He said Bangladesh needs to have the capacity to negotiate a good and affordable price of the vaccine which comes out first in the market. Bangladesh is now in touch with India, China and Oxford vaccine.

Muniruzzaman laid emphasis on exploring external funding for the vaccine to make it available for all in Bangladesh.

Tensions with China

The Indo-China and US-China tensions can have a "deep negative shadow" on cooperation within the region, including Bangladesh's economic cooperation with China, two foreign relations analysts who participated in the dialogue said.

They mentioned the standoff between Indian and Chinese soldiers in Ladakh following the killing of 20 Indian soldiers in June and the US' relations that reached lowest level in decades over coronavirus pandemic, trade war and the tensions in Hong Kong, Taiwan, South China Sea.

Bangladesh Enterprise Institute President M Humayun Kabir said he can see interference by third countries over bilateral cooperation, something that was not observed before.

"For example, we have recently seen India and China's competition at the Dhaka Stock Exchange," he said.

Kabir also said geopolitics is getting mixed up in projects like Sylhet's airport expansion project and Teesta basin management project.

He sees more difficulty ahead as Bangladesh goes to develop more connectivity and blue economy projects.

Muniruzzaman also echoed Kabir and said the standoff between China and India at Ladakh has a negative shadow in South Asia, particularly because India is Bangladesh's very large neighbour and has deep connections to Bangladesh both in economic and political spheres.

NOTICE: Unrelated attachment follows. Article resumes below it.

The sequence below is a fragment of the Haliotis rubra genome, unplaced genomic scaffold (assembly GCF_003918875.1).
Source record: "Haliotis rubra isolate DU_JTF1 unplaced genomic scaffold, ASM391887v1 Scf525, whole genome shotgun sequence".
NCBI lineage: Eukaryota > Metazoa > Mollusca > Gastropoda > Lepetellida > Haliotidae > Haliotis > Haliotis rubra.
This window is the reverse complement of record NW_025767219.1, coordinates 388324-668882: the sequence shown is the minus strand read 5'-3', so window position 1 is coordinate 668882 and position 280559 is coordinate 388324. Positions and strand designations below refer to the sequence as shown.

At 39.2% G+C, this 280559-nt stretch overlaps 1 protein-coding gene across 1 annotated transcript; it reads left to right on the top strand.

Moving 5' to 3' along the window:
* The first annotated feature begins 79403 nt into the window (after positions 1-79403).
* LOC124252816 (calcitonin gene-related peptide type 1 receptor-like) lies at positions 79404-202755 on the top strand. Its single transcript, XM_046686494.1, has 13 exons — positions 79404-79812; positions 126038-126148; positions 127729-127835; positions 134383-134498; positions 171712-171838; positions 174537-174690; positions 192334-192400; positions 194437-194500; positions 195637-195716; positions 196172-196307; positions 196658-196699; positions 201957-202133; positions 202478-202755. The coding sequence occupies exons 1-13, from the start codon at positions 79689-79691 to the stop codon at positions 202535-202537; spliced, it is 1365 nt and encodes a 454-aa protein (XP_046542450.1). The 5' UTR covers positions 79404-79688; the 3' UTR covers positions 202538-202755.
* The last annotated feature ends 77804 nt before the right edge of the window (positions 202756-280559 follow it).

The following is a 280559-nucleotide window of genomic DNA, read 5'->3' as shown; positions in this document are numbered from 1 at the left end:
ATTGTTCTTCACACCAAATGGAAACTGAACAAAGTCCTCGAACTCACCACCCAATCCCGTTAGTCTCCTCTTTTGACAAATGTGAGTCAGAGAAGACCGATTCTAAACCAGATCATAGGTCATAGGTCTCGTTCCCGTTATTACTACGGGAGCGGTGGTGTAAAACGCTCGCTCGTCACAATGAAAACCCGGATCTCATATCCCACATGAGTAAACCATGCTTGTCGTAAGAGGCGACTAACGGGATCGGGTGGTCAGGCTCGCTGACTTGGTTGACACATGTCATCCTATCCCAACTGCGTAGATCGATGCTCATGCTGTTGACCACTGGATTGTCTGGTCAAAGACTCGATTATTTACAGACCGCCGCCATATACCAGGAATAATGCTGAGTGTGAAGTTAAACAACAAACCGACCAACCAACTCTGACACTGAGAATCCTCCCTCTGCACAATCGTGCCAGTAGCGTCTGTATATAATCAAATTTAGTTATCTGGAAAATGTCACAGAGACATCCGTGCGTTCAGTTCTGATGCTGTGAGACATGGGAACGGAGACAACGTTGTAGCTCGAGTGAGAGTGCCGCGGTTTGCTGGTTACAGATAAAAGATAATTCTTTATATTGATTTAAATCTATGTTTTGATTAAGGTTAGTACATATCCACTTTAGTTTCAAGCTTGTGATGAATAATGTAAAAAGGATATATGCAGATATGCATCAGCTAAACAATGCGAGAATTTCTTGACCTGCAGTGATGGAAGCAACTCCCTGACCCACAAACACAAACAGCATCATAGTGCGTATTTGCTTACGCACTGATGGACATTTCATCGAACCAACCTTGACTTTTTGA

"I see there is a chance of a new cold war," he said, adding that if that comes about then all countries including the countries like Bangladesh may have to re-navigate pathways again, as "we reshape our bilateral and multi-lateral relationship with countries including our relationship with US and China".

The situation may force Bangladesh to choose a side, the analyst said, warning that Bangladesh should avoid taking any side at all cost.

Growing Chinese Interest

Bangladesh has laid emphasis on enhanced trade and investment cooperation with China amid an increased interest among Chinese investors to invest in growing Bangladesh.

"We are working very closely with the Chinese authorities to know the need of the Chinese importers," said State Minister for Foreign Affairs M Shahriar Alam.

Shahriar said there is an increasing interest of investment in Bangladesh and investment will continue to grow in the exclusive economic zone in Anwara upazila of Chattogram on 800 acres of land.

He reiterated Bangladesh's commitment on having closer economic cooperation with China for mutual benefit.

Referring to high level visits between the two countries, Shahriar said there will be more such high level visits once the COVID-19 situation improves.

On infrastructure issues, the Srate Minister said the infrastructure gap will not be widening rather it will be narrowing down amid huge works in place.